• Who Owns You? Finding a Balance between Online Privacy and Targeted Advertising - A University of Pennsylvania web page about targeted advertising. This article addresses the relationship between targeted marketing and privacy issues.
  • Adware - A Wisconsin state government web page designed to educate people about the nature of adware. This website explains the definition of adware and spyware, as well as their characteristics.

What are Copyrights?

Copyrights are a form of legal construct that falls under the realm of intellectual property law. It is a concept that grants a set of exclusive rights to the author of an original work. These exclusive rights mean that the author has the power to, among other things, make and sell copies of their work. In addition, it also restricts who else may do so. Works that can be copyrighted include, but aren't limited to, software, movies, songs, literature, and pictures. Copyrights last for the author's lifetime, plus up to a hundred years beyond his or her death. Copyright holders face threats primarily from those who copy their works without permission, some of whom attempt to sell their copies for profits. When this happens, the copyright holder can pursue legal remedies in civil court, although in some cases they can also pursue criminal prosecution.

  • US Copyright Office - The United States government website dedicated to copyright issues. Visitors can search records of copyrighted works, learn about the concept of copyrighting, and view various fact sheets.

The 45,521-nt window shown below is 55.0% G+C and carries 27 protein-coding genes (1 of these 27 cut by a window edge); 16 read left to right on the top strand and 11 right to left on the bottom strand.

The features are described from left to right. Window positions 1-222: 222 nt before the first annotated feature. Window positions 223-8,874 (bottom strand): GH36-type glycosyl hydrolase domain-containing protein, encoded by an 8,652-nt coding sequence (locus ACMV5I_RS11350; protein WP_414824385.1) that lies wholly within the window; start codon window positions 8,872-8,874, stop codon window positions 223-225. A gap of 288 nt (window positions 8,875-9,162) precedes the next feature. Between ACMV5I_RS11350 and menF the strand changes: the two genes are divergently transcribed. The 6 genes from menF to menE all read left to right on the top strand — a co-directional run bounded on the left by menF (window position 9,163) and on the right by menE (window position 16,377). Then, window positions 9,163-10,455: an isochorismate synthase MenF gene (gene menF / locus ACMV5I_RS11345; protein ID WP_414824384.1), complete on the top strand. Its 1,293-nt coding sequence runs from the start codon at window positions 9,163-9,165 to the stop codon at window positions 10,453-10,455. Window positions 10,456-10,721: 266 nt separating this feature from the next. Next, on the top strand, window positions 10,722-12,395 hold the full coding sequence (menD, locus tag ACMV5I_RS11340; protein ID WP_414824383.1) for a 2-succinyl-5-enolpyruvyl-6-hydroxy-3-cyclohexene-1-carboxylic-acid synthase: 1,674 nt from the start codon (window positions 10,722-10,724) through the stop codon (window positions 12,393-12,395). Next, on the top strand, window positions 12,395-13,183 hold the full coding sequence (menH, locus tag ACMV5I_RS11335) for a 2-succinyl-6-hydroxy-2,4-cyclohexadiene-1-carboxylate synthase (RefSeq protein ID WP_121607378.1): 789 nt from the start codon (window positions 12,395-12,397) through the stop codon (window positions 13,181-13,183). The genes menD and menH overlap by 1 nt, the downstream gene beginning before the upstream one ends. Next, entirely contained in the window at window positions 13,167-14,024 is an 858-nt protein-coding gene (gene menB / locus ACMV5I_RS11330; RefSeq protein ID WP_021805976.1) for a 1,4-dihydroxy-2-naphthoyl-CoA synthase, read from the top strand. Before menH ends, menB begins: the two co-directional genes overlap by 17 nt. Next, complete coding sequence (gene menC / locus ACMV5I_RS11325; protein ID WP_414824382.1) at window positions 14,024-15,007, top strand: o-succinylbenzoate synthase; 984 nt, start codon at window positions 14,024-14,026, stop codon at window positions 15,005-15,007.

• Harvard University: Copyright Basics - A Harvard University Law School document that explains the basics of copyright law. Focuses on copyright protection, what can be copyrighted, copyright infringement, and legal defenses.
  • Copyright Overview - A Purdue University information portal dedicated to explaining the basics of copyrighting. Includes resources for students, instructors and researchers, as well as information on Fair Use and legal exceptions.
  • University of California: Copyright Basics - The University of California frequently asked questions page for copyright education. Covers how to copyright works, copyright notices, and the Public Domain.
  • USC: Title 17 - Copyrights - A copy of United States copyright laws hosted by Law School of Cornell University. Contains the actual text of the law.
  • Copyright & Fair Use - A Stanford University information portal about copyright laws. This resource focuses on the concepts of Fair Use.
  • Taking the Mystery Out of Copyright - A Library of Congress website that seeks to explain copyright issues. Offers explanations on what the concept of copyrights is, as well as steps to take to copyright one's work.
  • Copyright Crash Course - A University of Texas web page about copyright issues. Contains information on copyright holder rights, Creative Commons licenses, and the public domain.
  • Copyright and Fair Use - A University of Maryland website dedicated to explaining the concept of copyrights. Includes information on what a copyright is, what can and cannot be copyrighted, and the nature of Fair Use.
  • Association of Research Libraries - Copyright Timeline - A History of Copyright in the United States - A web page about the history of copyrights in the United States. Includes a history of laws and court decisions.

What are Patents?